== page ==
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Salary continuance insurance

With salary continuance insurance, you’ll receive up to 75% of your regular earnings each month to cover general living expenses if you can’t work due to an accident, illness or injury.

Salary continuance insurance offers you some protection against loss of income if you're unable to continue working. It's similar to income protection insurance, but it's not exactly the same. Let's take a look.

What is salary continuance insurance?

Salary continuance insurance provides financial help if you're unable to work due to sudden illness or injury. It's held within a super fund, and you'll pay your insurance premiums from your super balance rather than directly from your bank account. This means that if you make a claim, benefits are paid into your super fund before being released to you.

Some employers offer group salary continuance insurance to their employees. However, it's not tax-deductible and is usually only payable for 2 years, unlike other income protection.

What does salary continuance insurance cover?

Salary continuance insurance can typically cover the following injuries and accidents:

  • Full, permanent disability. If you become permanently disabled, policies will usually pay out 100% of the total monthly benefits for the full benefit period (usually 2 years).
  • Partial disability. This means you can still do some work but can't earn as much as you used to because of the disability. In this case, you may only be paid a percentage of the monthly benefit amount. The exact amount will depend on the situation and how much less you're earning. You can generally keep claiming partial disability for the full benefit period or until you no longer qualify as partially disabled.
  • Death. If you die while claiming salary continuation benefits, a policy might pay out several months of benefits in a lump sum to your estate through your superannuation fund.
  • Recurring disability. If you suffer a recurrence of the same disability that entitled you to a previous claim, it will count as the same injury, and the waiting periods will be waived.
  • Specific injuries. Suppose you suffer any one of the specific injuries laid out in your policy and are still suffering from this injury after the end of the waiting period. In that case, you may be paid monthly benefits depending on what kind of injury it is. For example, a salary continuance policy might pay the full monthly benefits for 3 months in the event of a fractured pelvis, 24 months for total blindness or 60 months for the total loss of multiple limbs.

What you need to know about salary continuance insurance

Types of salary continuance

The 2 main types of salary continuance insurance are:

  • Permanent. In the event of total permanent disablement, policies will typically pay out 100% of the total monthly benefits for the full benefit period. Total and permanent disability means being unable to work any job with no signs of recovery.
  • Temporary. Salary continuance cover will only pay you for a specific period of time, unlike income protection, which usually stops at 65. The total maximum amount of time the policy can pay out for is known as the benefit period. This is typically for 2 years after the end of the waiting period but may vary depending on the policy. The benefit period is the maximum amount of time you can get benefit payments, even if you're still disabled and unable to work after that.

You can choose whether to take out different types of life insurance under a single policy or purchase standalone policies. If you choose to take out standalone policies, you will need to let each insurer know that you have multiple life insurance policies that are active.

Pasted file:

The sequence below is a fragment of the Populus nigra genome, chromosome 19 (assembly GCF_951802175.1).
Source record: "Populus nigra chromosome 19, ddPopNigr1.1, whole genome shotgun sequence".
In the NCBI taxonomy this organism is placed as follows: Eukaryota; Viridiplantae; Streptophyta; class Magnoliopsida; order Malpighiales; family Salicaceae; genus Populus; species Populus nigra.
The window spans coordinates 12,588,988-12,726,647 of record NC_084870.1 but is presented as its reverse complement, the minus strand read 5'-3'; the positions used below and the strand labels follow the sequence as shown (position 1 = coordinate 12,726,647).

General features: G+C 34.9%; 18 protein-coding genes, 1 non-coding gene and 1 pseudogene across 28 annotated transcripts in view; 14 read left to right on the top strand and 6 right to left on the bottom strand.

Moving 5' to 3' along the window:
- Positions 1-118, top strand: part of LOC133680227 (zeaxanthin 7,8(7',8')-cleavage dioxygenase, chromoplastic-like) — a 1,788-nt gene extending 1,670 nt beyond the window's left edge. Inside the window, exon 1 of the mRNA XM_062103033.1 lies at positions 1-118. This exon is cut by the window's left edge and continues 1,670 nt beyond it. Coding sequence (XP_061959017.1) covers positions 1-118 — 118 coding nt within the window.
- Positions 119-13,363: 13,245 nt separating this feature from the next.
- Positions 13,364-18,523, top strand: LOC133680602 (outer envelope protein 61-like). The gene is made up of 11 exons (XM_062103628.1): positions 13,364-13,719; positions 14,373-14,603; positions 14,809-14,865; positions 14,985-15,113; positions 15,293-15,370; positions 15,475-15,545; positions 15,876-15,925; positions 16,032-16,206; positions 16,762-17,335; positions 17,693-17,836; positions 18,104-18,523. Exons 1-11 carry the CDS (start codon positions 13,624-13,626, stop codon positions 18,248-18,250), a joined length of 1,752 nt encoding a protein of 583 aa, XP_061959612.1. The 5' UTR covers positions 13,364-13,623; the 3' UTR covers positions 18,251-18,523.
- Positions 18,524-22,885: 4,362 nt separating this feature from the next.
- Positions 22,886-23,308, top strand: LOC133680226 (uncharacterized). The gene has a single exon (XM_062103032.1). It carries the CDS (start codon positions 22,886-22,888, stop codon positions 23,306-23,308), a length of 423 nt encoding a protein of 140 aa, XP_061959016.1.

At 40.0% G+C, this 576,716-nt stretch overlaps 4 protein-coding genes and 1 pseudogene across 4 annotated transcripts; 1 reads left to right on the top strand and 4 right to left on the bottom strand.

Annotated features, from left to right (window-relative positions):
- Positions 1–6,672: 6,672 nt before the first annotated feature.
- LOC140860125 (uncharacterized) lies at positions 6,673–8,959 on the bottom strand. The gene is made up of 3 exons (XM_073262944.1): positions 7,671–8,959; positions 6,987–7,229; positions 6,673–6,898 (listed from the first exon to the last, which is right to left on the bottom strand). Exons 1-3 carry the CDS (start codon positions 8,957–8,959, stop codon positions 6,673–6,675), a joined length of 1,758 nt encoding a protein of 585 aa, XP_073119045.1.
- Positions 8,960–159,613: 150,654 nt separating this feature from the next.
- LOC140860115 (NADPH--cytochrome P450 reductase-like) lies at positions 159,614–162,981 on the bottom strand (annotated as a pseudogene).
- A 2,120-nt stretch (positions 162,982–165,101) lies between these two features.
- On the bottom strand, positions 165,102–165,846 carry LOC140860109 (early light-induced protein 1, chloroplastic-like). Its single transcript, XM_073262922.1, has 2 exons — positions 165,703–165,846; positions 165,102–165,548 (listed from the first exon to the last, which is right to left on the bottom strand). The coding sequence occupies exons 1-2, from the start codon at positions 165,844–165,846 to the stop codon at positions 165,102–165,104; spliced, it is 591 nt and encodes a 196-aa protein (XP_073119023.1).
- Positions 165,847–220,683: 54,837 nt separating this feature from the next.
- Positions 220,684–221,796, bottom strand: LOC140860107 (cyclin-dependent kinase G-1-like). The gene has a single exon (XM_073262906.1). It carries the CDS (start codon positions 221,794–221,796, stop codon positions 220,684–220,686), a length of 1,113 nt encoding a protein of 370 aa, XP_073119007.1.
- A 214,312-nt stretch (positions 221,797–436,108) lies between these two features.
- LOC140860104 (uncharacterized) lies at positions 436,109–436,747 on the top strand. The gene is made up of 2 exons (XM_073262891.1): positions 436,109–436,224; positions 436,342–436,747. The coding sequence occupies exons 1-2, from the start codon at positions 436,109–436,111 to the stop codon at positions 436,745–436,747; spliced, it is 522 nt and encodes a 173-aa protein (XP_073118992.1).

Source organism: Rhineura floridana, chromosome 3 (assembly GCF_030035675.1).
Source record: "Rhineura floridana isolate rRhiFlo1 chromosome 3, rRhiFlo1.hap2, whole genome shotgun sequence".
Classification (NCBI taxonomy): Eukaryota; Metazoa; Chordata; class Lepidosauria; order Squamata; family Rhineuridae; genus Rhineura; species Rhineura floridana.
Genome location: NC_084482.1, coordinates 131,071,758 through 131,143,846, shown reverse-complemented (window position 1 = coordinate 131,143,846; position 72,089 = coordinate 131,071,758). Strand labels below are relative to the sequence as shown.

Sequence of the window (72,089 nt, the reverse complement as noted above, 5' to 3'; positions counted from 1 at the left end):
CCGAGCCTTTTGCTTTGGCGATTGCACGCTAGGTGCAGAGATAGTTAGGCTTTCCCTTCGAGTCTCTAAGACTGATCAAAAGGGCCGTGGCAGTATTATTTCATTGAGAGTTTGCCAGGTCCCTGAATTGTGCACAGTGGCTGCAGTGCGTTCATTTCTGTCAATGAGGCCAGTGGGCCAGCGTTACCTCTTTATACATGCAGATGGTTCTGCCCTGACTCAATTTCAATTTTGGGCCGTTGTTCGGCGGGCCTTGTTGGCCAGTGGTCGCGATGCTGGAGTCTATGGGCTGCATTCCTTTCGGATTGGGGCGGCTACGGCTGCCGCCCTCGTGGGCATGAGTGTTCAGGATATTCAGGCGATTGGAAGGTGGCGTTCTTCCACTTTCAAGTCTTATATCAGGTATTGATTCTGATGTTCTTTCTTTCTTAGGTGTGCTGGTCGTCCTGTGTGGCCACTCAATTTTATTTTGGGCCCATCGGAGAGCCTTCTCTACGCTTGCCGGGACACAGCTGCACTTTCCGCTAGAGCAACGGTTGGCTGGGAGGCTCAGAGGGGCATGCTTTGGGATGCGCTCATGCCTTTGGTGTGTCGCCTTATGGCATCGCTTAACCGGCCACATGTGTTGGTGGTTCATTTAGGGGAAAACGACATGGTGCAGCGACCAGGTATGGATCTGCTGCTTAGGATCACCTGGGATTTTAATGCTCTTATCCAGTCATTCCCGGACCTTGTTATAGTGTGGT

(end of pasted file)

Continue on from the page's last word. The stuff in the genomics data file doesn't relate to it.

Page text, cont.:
Choosing a waiting period

With most policies, you can choose a waiting period of 30, 60 or 90 days. This is the time you'll need to wait from the moment you fall ill or incur an injury to the point when you start to receive salary insurance benefits. During the interim period, you'll need to rely on your own savings and any sick leave pay to cover your daily expenses.

📌 Keep in mind: It can take longer than your chosen waiting period to settle your claim. In this case, your benefit will be paid in arrears from the end date of your waiting period.

Deciding a benefit period

A benefit period is how long you'll receive payments for when you make a claim. Most salary continuance policies have a standard benefit period of 2 years. This means you can receive 24 monthly payments in total, usually at 75% of your income. However, this payment will stop at the end of the benefit period, even if you're still unable to work. Sometimes, you can opt for a longer benefit period if you choose to pay a higher insurance premium.

📌 Keep in mind: Most salary continuance insurance providers won't pay out when you reach the age of 60 or 65.

Breaking down the cost of salary continuance insurance

The cost of salary continuance insurance is affected by several factors, including your:

  • Age
  • Gender
  • Occupation
  • Waiting period
  • Benefit period
  • Cover amount

You won't have to pay for the premiums out of your bank account though, monthly payments are taken out of your superannuation balance. This means it will reduce the amount you have in your super for retirement.

We gathered quotes from 2 salary continuance insurers in Australia to help you understand how much getting cover could cost you. Costs are based on a benefit period of 2 years, with a 60 day waiting period. Quotes were taken in August 2021 and are subject to change.

Provider25-29 Male/Female30-39 Male/Female40-49 Male/Female50-59 Male/Female60-65 Male/Female
Average Cost$14.01$16.41$24.72$45.78$88.73

Group salary continuance insurance

Group salary continuance insurance provides the same benefits as salary continuance insurance. It pays out a monthly benefit of up to 75% of your income when you're unable to work due to illness, accident or injury.

You can only receive group salary continuance insurance if your employee offers it as a benefit of your employment or if you're a member of a group super fund.

Washing machine on fire
Did you know?
Sometimes, you'll hear group salary continuance insurance referred to as group income protection.